Stockbroker Law - Thursday, December 05, 2013
Securities Brokers Can Now Completely Wipe Their Public Records Clean −Securities Fraud Lawyer Explains What This Means For You and Your Business
Do you trust your securities broker? If you’ve invested your retirement accounts, life savings or business funds with your broker, the answer is an obvious ‘yes’. And maybe your trust is well-founded because:

a) the broker works for a reputed financial institution

b) you have done all your background checks and the broker’s public records are clean

But securities fraud lawyer, Timothy J. O’Connor cautions investors – securities brokers can wipe complaints and even legal claims off their public records. Here is evidence of this:

• May 24th, 2013 - According to The NY Times, FINRA (Financial Industry Regulatory Authority) of arbitrators granted broker Michele Kief’s (from Wells Fargo, WFC) request to delete a securities complaint (in which the bank settled for $125,000 allegations of fraud and negligence related to her actions). The complaint was completely taken off her records. In addition, FINRA agreed to note that the investments in question were ‘suitable and safe’.

• In February 2013 – FINRA arbitrators consented to and recommended the deletion of a securities arbitration complaint against ex-Charles Schwab (SCHW) executive, Kimon P. Daifotis. This was in spite of the complaint being the eighth such allegation against Daifotis, who ran the Schwab Yield Plus fund which resulted in investors losing hundreds of millions of dollars. Security fraud lawyers and investment fraud attorneys in Albany, NY can help explain the complexity of this situation—although FINRA is the responsible authority in place to advise investors to check a broker’s record via BrokerCheck (FINRA’s regulatory database), FINRA arbitrators can also wipe that same record clean if requested to do so.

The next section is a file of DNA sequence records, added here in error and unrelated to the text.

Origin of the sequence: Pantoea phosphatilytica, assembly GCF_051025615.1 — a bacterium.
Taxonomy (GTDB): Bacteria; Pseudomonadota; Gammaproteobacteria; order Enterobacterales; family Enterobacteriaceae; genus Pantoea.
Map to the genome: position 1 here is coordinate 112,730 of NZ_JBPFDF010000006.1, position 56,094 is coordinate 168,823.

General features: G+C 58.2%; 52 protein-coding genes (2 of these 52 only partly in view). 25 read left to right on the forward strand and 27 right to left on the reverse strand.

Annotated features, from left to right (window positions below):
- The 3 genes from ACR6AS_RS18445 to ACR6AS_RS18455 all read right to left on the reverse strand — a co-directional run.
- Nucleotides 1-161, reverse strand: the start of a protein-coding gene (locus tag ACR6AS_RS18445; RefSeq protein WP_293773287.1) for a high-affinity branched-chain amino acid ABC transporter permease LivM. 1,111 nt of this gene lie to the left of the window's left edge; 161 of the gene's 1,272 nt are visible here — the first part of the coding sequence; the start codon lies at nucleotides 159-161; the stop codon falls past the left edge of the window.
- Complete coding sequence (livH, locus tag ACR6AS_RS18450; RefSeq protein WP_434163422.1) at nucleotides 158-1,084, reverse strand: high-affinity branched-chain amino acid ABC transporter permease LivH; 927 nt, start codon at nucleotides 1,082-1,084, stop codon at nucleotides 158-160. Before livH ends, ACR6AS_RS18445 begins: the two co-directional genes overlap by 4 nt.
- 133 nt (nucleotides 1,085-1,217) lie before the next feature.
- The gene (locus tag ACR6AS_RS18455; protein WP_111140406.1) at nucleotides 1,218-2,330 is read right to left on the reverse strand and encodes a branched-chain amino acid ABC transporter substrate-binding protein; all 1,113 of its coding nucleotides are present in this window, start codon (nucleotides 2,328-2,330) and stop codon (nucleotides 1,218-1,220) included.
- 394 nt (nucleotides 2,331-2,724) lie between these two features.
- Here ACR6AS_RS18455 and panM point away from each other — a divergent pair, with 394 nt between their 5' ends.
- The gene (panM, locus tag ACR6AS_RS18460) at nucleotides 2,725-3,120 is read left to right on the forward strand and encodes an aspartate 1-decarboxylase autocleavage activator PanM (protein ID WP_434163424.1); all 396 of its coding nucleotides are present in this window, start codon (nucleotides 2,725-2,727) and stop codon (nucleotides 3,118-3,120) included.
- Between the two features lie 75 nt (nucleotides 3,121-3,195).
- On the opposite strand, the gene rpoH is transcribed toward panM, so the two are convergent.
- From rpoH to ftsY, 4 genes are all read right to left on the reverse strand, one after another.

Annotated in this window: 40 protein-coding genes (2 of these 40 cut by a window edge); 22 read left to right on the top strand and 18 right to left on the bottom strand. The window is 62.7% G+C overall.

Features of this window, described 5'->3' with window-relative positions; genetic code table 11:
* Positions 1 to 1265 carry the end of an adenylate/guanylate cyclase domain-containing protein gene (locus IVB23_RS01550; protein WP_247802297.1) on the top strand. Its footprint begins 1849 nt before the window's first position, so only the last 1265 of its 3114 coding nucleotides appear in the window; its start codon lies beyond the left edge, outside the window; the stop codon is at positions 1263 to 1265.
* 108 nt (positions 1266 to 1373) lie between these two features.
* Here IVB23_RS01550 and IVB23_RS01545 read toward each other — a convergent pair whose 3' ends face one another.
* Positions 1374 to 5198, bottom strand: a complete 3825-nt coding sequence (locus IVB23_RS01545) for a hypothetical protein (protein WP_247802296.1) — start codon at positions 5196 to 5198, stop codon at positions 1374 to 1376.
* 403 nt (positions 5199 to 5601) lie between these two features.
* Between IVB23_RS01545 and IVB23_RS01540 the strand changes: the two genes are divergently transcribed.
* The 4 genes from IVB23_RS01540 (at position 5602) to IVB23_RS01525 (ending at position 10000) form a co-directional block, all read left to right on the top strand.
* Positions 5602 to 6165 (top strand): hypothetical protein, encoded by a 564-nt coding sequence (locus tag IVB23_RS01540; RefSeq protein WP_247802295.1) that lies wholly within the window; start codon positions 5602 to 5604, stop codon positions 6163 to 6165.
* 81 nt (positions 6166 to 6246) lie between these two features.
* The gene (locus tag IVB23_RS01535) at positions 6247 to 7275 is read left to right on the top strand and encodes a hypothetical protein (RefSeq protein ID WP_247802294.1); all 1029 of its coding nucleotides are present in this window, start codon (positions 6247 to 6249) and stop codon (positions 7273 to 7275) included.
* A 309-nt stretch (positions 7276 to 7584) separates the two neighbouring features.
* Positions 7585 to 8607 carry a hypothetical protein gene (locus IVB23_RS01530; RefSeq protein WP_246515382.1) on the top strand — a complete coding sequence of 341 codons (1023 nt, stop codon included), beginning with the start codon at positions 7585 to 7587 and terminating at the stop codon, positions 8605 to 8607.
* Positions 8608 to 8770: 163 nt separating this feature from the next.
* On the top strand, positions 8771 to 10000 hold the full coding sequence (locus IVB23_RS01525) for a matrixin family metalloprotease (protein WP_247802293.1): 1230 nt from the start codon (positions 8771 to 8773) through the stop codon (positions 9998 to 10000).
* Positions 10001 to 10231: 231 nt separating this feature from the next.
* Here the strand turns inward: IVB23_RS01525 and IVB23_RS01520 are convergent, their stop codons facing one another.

So what does this mean for you as a securities investor? Comments from a securities fraud lawyer:

• In most cases, before setting up an account, a broker insists that clients agree to surrender the right to file a legal complaint in court.

This means that brokerage firms and their employees don’t, and won’t have to contend with having a court record. Therefore, any allegations such as the ones above can be resolved in private without legal intervention.

• So the only place where an investor can find a record of securities allegations against a broker is BrokerCheck. This includes client complaints, criminal histories, bankruptcies, liens, regulatory actions, etc.

An investment fraud attorney can help ensure you know your legal rights should your securities broker invest your funds in a negligent or fraudulent manner.

To protect your investments, contact securities fraud lawyer Timothy J. O’Connor or visit our website. For more information, please call Stockbroker Law at 518-426-7700 and ask for a FREE CONSULTATION today.


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